Prototype I: Light Field - Top View

Prototype I: Light Field - Top View

Prototype I: Light Field

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Digital Campfire Surface Prototype

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A responsive model is created from the sensor values and the light bulb values to create a joint map of both, the outside lighting changes (habitation and environment), and the lighting inputs from the model.

Computer reads the photosensor values and remaps them based on the min and max of the last 500 values read. The new values are averaged between certain sensors to create a value per lightbulb on the surface of the prototype. These new values are then witten to the lightbulbs, as well as plugged into a digital model that responds to the changes in the values.


Prototype I Diagram

Light bulb values determine the radius of spherical volumes on the moving surface

Digital Model and Grasshopper Definition

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Digital Models of Light Outputs Offset by Sensor Readings over Time

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Digital Mapping of Light Field

Visualization of Light Field Mapping on Prototype

Visualization of Light Field Mapping Drawing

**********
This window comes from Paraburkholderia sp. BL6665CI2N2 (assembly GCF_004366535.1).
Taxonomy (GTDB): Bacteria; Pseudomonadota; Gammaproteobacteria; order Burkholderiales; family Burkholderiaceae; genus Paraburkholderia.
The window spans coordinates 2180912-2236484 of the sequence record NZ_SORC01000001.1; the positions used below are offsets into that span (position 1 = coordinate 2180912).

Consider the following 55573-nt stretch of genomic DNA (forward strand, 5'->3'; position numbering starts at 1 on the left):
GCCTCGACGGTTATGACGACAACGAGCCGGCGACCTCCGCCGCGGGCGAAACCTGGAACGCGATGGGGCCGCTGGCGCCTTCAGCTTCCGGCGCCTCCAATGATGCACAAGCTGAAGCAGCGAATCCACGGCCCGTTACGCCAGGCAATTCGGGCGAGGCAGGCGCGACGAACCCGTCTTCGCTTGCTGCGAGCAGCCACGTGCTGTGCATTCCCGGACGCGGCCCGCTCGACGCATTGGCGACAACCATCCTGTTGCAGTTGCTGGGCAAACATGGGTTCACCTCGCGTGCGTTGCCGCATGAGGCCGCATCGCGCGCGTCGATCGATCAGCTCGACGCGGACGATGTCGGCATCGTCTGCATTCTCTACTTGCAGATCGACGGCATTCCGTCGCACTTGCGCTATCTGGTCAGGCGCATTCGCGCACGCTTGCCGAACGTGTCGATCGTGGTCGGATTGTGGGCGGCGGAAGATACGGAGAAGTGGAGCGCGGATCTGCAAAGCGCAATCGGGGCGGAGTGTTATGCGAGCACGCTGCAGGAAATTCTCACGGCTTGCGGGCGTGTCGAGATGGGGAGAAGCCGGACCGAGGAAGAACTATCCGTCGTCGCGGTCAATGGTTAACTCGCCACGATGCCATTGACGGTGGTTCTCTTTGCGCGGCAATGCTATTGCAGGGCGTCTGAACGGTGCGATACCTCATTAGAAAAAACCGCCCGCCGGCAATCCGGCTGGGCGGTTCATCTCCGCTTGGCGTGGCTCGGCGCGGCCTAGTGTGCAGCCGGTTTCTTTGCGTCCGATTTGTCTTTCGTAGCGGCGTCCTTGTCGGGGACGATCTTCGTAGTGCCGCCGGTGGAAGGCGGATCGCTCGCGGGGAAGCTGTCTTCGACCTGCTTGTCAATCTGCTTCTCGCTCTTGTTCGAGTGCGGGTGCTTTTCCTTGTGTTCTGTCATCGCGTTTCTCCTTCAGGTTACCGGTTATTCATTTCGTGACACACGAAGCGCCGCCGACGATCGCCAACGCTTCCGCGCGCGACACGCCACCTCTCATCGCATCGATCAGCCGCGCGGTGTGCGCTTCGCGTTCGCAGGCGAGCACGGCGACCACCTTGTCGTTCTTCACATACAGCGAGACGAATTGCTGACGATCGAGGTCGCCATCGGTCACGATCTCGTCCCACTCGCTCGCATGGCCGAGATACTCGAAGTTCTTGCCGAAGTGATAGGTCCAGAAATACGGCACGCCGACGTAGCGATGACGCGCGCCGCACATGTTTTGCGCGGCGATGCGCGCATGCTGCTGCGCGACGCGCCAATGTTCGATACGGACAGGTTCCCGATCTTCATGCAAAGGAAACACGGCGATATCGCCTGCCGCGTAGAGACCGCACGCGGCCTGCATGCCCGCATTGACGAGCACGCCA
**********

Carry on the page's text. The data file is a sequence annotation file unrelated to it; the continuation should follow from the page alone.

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Digital Mapping of Light Field, color coded for time

Prototype I Digital Mapping

Light Field Readings Visualized

Digital Mapping of Light Field

Large Scale Visualizations of Light Field

PROTOTYPE II - HEAT WALL Increasing in scale from Prototype I, the Heat Wall used incandescent light bulbs to explore the sources of light and, more specifically, heat that would potentially exist in the Light Field. By using a camera, Prototype II responded to movement by lighting specific light bulbs corresponding to where the movement was perceived. The heat produced by the light bulbs was then perceived by a grid of temperature sensors which fed a digital model, mapping the light and heat environment.

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Prototype II Diagram and Conceptual Section

Prototype II: Heat Wall

Prototype II Collage

Prototype II Sequence

Prototype II Digital Mapping

Prototype II Digital Mapping

Prototype II Digital Mapping

Prototype II Digital Mapping

Prototype II Digital Mapping

Digital Campfire